The National Institute for Health and Care Excellence (NICE) have recently approved the immunotherapy drug nivolumab (Opdivo®) to be available on the UKs National Health Service (NHS) for patients with resected stage III and IV melanoma. The PD-1 checkpoint inhibitor is the first of its kind to be used as an adjuvant treatment to reduce risk of recurrence post-surgery melanoma patients.
Melanoma incidence rates in the UK have more than doubled in approximately the last 25 years and are among the ten highest in Europe. Typically, 68% of patients with stage IIIb and 89% of those with stage IIIc melanoma may experience a recurrence of their cancer within 5 years of surgery. Prior to this, patients with resected stage III and IV disease may not have received an active treatment post-surgery; the usual course of therapy is simply routine surveillance to monitor changes.
“Until now, patients at high risk of melanoma returning after their initial surgery have had limited options to reduce their risk of recurrence, which, if it occurs, can prove fatal. Today’s recommendation opens up a new opportunity for these patients to access effective immunotherapy,” commented Pippa Corrie of Cambridge University Hospitals (UK).
The announcement from Bristol-Myers Squibb (NY, USA) stated that the treatment will be immediately available for NHS patients in England via reimbursement from the Cancer Drugs Fund (CDF). The treatment will be available to melanoma patients with lymph node involvement or advanced disease who have had complete surgical resection.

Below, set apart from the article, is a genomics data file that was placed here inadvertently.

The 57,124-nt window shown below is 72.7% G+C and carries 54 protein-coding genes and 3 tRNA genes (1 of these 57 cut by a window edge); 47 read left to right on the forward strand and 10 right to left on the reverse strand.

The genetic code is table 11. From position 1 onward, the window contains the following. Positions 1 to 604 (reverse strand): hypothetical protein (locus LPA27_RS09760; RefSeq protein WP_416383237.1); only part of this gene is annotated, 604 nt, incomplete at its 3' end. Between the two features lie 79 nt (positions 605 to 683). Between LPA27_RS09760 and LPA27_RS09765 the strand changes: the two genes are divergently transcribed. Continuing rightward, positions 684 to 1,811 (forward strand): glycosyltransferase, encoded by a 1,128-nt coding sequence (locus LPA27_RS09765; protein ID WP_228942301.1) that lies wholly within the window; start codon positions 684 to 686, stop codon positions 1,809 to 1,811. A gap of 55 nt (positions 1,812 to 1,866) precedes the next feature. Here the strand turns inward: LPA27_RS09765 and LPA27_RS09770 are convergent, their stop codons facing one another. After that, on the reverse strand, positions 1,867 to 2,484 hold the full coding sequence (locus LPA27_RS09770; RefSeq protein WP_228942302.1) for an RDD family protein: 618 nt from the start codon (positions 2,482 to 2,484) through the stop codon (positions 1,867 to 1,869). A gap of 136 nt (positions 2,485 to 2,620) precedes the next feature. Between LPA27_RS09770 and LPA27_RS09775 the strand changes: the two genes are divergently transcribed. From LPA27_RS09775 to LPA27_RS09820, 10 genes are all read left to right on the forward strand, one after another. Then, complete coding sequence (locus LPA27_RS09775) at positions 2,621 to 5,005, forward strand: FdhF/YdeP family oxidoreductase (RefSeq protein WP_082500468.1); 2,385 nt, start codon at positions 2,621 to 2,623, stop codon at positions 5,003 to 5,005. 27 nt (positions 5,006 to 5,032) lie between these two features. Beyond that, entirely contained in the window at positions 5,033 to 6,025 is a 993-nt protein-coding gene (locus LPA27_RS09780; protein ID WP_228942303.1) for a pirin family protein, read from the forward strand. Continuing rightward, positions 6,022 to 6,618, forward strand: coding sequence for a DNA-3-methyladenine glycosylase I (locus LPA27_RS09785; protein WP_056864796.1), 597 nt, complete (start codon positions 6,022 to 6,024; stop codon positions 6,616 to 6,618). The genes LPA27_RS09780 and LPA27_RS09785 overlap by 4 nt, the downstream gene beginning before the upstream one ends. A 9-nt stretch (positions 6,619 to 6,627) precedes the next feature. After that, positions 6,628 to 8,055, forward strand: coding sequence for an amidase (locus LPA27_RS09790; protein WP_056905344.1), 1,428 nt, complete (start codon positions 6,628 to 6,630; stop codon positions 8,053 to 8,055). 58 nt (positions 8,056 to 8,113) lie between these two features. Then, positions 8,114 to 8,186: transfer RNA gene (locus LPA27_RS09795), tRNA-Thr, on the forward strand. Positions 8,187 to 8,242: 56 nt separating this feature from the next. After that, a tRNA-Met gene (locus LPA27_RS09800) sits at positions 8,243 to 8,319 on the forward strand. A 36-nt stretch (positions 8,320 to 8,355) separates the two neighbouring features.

Support for the drug has come from the Phase III CheckMate-238 study where results demonstrated that, in comparison to ipilimumab (Yervoy™), nivolumab may significantly reduce risk of cancer recurrence.
Of the 906 stage IIIb/c and IV melanoma patients included in the study, 63% had significantly longer recurrence-free survival at 24 months post treatment than those treated with ipilimumab. Nivolumab also showed a lower rate of high grade adverse effects after 18 months. “Being diagnosed with stage III or IV melanoma is a daunting and frightening experience for patients, exacerbated by the fact that there are currently limited treatment options following surgery, regardless of BRAF mutations” comments Gill Nuttall, founder of Melanoma UK (Oldham, UK).
“Many patients are put under routine surveillance known as the “watch and wait” approach. This means that patients and their families often feel left in the dark, waiting for their disease to return or to worsen, before they receive treatment for the more advanced cancer. Increasing earlier stage access to effective treatments, such as nivolumab, will make a tremendous difference to many patients, and we welcome this new treatment in the adjuvant melanoma setting” Nuttall added.
Following review of further clinical trial data, nivolumab will be available throughout the NHA within the next 2 years.